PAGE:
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John Le Carre was the pen name of David Cornwell, a British spy novelist who died Dec. 12 at the age of 89.

For the past few years I’d been anticipating his passing, as I knew he was advancing in age and that I’d surely miss his mind and work. But the sudden news came to me from my daughter, and her text still jolted me a bit. Le Carre is one of my favorite writers for many reasons; I’ve been reading his work for well over 20 years and am currently working my way back through almost all of his novels.

With just a few exceptions, I can strongly recommend his books, but I wish to use this space to say why and perhaps draw others to his powerful characters, images, and ideas.

When I first dove into the work of Le Carre, I was approaching 30 and simply wished to read a ‘good’ spy novelist. That genre wasn’t really a type I’d ever cared about, and I wasn’t interested in a laser guns-toting, karate-chopping, womanizing hero, like James Bond. Not knocking that franchise, mind you; I just didn’t want to place my literary attention there. But my father was a reader of the genre before he died and I was curious about the appeal.

In a used book store in the 1990s I came across “The Night Manager” for a buck. I turned to a random page, read a paragraph or two, and the relative complexity of the sentences make me say ‘why not.’ Little did I know I was starting a long-term relationship with a body of work that would change the way I saw my world.

So, I will use “The Night Manager” (TNM) here to view Le Carre’s world. TNM is representative of what his work often achieves and the themes with which he usually plays.

First impressions: I had to look up many words, phrases, and place names as the global context of the novel’s scope was complex. I had to do not a little research on Le Carre’s spy jargon — heeltap, the Circus, key-holder, legend, Mother, postman, vicar — all specialized terms for the Le Carre universe.

But is isn’t just learning new geography and vocabulary that draws one to Le Carre. I was well over half way through TNM before I realized what the author was doing. My then callow mind and literary proclivities expected there to be one kind of climax. The protagonist and villain would clash over a lost love and illicit arms deals in a finale the entire novel was constructed to produce. With the characters drawn so cleanly, the suspense wound so tightly, the plot’s arrow surely demanded an action-packed ending.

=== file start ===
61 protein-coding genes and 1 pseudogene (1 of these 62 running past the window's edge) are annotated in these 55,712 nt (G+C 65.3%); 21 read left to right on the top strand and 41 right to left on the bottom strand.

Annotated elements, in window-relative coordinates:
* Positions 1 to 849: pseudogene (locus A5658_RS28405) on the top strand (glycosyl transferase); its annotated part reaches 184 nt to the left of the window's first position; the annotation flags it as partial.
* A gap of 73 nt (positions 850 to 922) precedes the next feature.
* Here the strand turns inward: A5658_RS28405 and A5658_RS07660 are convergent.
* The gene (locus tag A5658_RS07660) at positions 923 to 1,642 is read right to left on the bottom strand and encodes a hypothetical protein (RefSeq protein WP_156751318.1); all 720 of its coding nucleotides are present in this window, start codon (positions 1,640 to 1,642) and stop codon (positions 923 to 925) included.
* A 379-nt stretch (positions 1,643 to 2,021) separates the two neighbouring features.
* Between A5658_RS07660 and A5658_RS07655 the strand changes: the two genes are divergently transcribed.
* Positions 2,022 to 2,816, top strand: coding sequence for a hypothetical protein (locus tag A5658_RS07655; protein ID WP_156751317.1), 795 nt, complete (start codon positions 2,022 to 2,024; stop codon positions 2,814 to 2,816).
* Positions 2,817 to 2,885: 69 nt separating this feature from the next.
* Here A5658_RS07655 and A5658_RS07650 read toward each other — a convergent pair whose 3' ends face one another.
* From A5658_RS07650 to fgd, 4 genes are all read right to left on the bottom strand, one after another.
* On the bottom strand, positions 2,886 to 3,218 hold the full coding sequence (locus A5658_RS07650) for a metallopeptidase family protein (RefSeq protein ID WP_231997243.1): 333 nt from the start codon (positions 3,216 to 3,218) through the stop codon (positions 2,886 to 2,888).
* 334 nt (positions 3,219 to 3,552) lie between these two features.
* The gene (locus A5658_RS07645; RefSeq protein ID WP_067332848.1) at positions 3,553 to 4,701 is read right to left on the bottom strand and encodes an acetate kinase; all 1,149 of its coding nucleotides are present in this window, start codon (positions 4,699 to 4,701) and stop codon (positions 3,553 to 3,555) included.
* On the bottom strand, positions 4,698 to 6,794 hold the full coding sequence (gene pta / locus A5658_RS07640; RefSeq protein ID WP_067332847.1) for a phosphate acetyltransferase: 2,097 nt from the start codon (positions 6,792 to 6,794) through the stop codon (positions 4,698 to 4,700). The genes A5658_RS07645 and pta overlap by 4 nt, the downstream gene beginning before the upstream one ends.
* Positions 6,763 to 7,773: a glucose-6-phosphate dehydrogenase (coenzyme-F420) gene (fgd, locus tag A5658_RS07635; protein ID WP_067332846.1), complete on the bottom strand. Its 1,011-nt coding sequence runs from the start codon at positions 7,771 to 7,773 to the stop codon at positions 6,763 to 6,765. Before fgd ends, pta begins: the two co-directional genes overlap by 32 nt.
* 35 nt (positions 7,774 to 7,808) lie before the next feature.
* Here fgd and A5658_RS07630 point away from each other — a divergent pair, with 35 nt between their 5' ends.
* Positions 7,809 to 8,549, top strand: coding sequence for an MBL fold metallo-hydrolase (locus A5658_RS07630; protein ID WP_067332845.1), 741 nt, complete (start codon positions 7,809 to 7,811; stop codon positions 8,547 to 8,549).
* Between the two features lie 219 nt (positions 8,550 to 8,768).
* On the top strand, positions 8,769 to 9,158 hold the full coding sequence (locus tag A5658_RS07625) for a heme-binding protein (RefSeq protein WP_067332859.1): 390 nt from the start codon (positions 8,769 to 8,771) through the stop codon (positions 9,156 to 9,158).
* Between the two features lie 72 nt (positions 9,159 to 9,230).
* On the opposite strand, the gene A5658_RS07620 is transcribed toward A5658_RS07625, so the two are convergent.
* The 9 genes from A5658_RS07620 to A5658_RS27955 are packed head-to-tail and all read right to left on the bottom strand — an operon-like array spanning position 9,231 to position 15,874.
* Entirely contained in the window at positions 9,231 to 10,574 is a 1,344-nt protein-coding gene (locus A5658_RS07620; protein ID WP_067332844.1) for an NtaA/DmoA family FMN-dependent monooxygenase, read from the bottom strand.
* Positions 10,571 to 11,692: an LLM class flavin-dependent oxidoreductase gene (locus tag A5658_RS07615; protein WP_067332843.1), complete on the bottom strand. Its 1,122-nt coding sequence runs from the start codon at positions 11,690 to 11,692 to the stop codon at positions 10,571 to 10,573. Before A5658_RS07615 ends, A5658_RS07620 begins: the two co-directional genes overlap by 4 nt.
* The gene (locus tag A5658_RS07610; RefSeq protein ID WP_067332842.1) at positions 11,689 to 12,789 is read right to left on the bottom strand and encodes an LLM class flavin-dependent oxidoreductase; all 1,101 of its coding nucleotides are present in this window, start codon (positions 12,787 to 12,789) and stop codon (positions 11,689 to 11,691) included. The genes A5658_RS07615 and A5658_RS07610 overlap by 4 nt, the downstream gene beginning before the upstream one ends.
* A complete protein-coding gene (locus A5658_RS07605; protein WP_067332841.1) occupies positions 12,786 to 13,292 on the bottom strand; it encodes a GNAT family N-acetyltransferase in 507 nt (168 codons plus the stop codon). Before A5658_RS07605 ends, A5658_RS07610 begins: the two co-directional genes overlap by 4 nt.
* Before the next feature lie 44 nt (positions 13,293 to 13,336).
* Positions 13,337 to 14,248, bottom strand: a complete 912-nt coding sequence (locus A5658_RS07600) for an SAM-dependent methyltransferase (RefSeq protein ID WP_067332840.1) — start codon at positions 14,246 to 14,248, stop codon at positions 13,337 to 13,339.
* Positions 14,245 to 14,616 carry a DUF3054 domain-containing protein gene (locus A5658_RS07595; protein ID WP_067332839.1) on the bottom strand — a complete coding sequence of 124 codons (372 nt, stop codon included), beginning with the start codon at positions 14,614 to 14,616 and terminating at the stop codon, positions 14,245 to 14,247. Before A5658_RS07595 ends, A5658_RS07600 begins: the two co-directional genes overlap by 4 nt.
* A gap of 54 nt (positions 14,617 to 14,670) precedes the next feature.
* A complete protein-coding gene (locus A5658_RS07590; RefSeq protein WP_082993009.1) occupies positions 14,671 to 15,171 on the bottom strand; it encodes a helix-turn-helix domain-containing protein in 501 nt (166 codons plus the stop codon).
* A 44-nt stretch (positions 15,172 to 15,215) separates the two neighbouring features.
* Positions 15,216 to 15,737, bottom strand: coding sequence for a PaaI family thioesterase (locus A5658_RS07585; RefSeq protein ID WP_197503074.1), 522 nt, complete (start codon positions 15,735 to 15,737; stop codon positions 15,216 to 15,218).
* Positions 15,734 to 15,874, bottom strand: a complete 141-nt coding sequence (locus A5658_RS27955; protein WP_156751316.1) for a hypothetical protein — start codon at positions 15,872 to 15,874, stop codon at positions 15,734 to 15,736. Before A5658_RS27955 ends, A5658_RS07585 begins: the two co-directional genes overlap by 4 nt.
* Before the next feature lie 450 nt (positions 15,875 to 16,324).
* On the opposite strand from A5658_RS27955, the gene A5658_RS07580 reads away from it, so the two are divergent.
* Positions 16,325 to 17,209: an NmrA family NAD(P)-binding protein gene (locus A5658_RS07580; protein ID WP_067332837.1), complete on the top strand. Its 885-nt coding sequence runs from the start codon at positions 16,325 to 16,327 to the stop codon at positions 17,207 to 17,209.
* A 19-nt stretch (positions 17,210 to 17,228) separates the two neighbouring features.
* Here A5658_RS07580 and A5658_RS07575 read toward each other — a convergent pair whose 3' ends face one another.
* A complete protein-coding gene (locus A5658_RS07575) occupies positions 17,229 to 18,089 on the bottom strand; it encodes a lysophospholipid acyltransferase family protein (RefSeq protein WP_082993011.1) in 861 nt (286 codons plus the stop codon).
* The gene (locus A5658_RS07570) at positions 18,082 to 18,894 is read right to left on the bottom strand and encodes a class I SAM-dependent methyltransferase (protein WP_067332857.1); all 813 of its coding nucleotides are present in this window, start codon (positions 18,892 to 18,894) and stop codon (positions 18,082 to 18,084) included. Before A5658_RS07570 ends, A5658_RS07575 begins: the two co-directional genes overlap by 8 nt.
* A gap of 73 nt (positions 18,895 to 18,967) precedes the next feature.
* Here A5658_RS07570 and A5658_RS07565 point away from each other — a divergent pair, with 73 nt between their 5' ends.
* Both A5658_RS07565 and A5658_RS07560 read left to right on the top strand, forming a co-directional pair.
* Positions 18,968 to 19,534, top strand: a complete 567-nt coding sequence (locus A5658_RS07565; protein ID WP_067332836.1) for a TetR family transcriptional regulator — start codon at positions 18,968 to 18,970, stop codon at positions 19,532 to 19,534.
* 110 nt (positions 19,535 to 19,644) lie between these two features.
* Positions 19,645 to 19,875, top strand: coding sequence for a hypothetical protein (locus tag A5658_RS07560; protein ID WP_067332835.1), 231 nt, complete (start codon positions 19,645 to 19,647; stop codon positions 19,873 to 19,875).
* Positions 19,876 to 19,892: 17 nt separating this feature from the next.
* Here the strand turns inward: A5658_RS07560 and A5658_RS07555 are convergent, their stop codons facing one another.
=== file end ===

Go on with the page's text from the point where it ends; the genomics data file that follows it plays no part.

But TNM wasn’t about the climactic duel and scene of revenge I expected. Without giving the plot and denouement away, toward the end of my first Le Carre experience, I came to understand I was in the hands of a true craftsman of letters. Le Carre’s TNM, as so many of his fine novels, is less concerned with righting wrongs and enacting justice in a world that struggles for heroes and righteousness and yearns for good to always win. Le Carre is more complex than that, which makes him worth reading.

What Le Carre presents is an amoral world in which otherwise good people are forced to betray an ideal, a person, a love, or a country for oftentimes impossible to reconcile reasons. What I learn from Le Carre is that we, too, are often in these kinds of quandaries, though on much smaller and less severe scales than an international spy context. Our lives and problems are infinitely more complex than the frequent simple, pat answers our institutions, churches, authorities, and ideologues offer with sometimes glib decree.

Le Carre is also keen in turning otherwise subtle and normal surface incidents into dangerous and absurd scenes of terror. The novelist Alan Furst has said, “Le Carre’s novels are about people having lunch.” And Furst is right. But don’t be fooled. When people are “just having lunch” in a Le Carre novel, it is usually a scene in which the powerful — either in wealth or in political and governmental capital — are making casual decisions that place the heroes and anti-heroes and those they love in peril.

And these mundane decisions are driven by ego, petty infighting, political connections, money, or the need for revenge. The innocent and weak face death and betrayal from those above them who don’t even know they exist. Or, if they do know, believe that their personal financial or political interests are more valuable than human life and wellbeing.

In every Le Carre novel, decent people struggle to make impossible decisions. Le Carre writes not only about spies, but about us, you and me.

Lee Stagg is a high school English literature and philosophy teacher (and occasional writer) living in Carver. If you’re interested in the Le Carre journey, try “The Spy Who Came in from the Cold,” then work your way from there.

Community Editor

Mark Olson, the Chaska and Chanhassen community editor who has worked in Carver County for 20 years, makes any excuse to write about local history. In his spare time, Mark enjoys perusing old books, watching blockbusters and taking Midwest road trips.

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